Water districts' errors noted
June 12, 2008 · Updated 9:36 AM
Karcher Creek Sewer District and Annapolis Water District received three reports from the Washington State Auditors Office questioning their accounting procedures on two different matters this week.
According to one report, the Annapolis Water District overstated its revenues by nearly $200,000. Meanwhile, the other two reports also discuss the Karcher Creek and Annapolis take issue with the two districts handling of a controversial junket last fall by commissioners and staff to Europe in order to personally inspect systems the Karcher Creek and Annapolis were considering installing.
According to the report, the commissioners failure to record the minutes of meetings discussing the European trip, in addition to the decision to have the district pay for travel days that were not necessary to conducting District business, was problematic.
The trip was scheduled so commissioners and staff could learn about water and sewer systems and the group came under fire when a TV news report said the districts may have mishandled public funds by using money for entertainment rather than work-related espenses.
The report indicated that three commissioners stayed in Paris for two additional days, costing the district $2,696 in hotel and per diem expenses. We see no public purpose for this additional expense, the report stated.
Annapolis and Karcher Creek General Manager Larry Curles responded, calling the reports a fair audit.
The reports outline the response from the districts following the audit and indicate they have rectified the situations in question.
In the report, the districts responses indicated that future trips will be recorded in a summary and placed in the record. It stated the district will continue to limit its travel expenses for only District business.
Curles explained that the trips were discussed, but staff had left before the study session, and thus no minutes were taken for the conversation.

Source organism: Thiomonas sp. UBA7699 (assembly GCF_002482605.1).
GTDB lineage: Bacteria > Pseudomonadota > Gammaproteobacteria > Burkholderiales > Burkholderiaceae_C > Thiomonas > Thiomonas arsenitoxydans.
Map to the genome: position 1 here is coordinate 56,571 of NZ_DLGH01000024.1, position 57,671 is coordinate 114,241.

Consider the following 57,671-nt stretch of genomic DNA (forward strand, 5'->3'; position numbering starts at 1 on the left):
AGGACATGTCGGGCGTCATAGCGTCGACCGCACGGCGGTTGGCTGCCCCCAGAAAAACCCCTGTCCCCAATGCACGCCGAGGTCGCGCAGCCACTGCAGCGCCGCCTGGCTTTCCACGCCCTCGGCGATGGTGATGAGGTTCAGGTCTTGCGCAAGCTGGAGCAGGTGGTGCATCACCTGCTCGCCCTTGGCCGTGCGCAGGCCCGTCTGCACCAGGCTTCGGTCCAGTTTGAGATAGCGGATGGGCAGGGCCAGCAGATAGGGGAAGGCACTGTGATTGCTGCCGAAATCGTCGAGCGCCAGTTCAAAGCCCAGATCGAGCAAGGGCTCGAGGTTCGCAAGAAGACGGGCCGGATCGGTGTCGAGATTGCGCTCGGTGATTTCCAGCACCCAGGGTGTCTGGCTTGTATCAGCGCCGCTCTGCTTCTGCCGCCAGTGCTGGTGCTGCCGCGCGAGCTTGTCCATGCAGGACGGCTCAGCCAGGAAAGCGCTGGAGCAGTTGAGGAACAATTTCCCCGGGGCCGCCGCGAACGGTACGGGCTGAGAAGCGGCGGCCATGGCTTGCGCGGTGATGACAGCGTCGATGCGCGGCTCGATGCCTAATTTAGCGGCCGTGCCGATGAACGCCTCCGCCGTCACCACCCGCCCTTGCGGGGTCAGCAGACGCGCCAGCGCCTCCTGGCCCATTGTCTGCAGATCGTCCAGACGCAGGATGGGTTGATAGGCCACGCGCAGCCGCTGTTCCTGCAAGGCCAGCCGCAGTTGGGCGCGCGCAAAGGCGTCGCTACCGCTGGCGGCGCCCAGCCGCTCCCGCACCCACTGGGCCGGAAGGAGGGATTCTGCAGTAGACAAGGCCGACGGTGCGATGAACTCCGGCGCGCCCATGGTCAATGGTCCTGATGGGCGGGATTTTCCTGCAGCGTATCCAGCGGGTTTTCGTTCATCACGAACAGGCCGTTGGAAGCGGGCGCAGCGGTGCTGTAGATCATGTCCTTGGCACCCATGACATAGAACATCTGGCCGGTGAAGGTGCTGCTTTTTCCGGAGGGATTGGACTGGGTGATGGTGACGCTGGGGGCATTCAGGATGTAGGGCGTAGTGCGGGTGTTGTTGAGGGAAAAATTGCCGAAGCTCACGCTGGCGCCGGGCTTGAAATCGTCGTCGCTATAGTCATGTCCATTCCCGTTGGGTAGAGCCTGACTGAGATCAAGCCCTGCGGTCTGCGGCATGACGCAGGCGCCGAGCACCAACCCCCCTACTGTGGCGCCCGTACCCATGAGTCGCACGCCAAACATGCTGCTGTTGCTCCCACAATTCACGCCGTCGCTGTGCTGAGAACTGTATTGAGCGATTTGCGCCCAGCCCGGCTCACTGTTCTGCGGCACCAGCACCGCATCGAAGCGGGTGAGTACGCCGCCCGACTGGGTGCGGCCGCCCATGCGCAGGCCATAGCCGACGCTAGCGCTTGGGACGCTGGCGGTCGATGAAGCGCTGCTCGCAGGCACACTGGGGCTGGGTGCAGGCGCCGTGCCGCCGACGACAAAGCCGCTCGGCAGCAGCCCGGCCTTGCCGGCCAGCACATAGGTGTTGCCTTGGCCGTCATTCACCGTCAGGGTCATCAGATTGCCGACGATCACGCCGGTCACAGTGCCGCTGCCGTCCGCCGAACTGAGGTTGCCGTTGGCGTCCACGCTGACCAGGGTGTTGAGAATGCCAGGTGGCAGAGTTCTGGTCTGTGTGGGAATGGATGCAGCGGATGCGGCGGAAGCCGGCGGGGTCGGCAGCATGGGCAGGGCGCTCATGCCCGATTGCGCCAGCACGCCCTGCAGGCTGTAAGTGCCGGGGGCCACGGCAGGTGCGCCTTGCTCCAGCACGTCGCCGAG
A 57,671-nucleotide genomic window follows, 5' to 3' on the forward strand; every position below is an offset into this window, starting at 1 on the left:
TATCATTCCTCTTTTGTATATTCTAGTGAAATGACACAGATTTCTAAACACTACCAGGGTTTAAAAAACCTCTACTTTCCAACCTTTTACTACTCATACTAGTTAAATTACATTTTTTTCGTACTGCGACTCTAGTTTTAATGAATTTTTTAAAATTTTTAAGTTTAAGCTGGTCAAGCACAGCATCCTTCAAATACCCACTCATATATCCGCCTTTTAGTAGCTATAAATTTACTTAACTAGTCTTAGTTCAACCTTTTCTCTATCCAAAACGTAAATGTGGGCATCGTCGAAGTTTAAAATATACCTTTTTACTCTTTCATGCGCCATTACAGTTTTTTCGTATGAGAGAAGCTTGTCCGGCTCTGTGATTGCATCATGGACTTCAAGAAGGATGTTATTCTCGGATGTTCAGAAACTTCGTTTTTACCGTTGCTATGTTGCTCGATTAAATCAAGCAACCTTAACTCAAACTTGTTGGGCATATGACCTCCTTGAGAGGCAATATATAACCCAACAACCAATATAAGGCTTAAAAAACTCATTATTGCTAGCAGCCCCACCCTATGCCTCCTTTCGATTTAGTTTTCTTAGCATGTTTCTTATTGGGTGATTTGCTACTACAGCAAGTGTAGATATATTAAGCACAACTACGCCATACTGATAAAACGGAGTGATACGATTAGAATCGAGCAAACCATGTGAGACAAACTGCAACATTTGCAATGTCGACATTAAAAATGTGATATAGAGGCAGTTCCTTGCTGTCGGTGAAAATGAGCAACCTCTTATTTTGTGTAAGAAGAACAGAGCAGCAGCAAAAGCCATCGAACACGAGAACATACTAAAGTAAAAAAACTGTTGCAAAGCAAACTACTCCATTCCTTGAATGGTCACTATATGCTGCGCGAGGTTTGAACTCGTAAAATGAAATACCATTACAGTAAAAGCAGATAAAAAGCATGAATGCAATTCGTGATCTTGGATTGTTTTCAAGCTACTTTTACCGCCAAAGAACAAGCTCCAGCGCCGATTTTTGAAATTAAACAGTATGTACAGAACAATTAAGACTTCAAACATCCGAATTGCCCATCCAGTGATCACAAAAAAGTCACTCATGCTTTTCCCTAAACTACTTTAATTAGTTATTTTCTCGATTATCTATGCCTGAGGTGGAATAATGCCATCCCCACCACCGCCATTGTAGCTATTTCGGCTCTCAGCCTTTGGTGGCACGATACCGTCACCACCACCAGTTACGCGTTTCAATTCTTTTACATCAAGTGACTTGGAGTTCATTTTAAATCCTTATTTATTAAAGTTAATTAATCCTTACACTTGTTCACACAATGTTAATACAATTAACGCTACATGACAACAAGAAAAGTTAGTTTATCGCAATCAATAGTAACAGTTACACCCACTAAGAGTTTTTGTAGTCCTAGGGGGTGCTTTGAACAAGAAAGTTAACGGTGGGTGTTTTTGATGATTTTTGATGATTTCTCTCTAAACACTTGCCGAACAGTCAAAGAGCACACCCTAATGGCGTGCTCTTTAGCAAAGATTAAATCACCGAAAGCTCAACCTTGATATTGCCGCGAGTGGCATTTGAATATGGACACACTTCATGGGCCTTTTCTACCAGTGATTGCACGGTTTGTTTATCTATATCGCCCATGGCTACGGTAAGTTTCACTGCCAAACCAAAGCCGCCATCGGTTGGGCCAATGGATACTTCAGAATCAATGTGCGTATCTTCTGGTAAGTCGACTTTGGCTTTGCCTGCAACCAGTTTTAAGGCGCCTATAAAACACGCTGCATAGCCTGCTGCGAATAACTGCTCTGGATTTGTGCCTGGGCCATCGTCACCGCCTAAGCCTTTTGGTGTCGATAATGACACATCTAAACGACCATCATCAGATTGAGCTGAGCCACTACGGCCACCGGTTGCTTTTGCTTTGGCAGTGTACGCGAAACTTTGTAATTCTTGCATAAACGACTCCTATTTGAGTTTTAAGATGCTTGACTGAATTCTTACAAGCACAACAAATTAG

Meanwhile, the overstated funds issue at Annapolis, Curles said, dates back to mistakes made in 2000. Curles said no money was kept or lost, but district officials simply balanced the books incorrectly.
In response, the Annapolis Water District has replaced its accounting specialist. Curles said the previous employee left for health reasons, and the timing was coincidental.
Annapolis also assigned management duties to the Karcher Creek finance staff and sent employees to intensive accounting and software training.
These reports follow the initial scrutiny of the trip to Europe and a $10,000 fine earlier this spring from the Department of Ecology for failure to comply with regulations on processing biosolids.
Curles said the districts flurry of problems are, in part, due to coincidence, and in part due to taking on bigger projects.
Karcher Creek and Annapolis are stepping out, Curles said. Were trying to get more done than weve done before.
And that leads to more rules and regulations.
When you try to do something new and better, sometimes you trip and stub your toe, he said.
The districts will continue to pursue these projects, he said. The district recently received $200,000 grant to start a project cleaning and reintroducing sewage water into stream flow.
The districts also want to sell methane gas to the Veterans Home at Retsil, and to reinstate its biosolids program. The group is still in litigation with Ecology to reduce the $10,000 fine and have the initial order rewritten to reflect Karcher Creeks attempts to make high quality biosolids.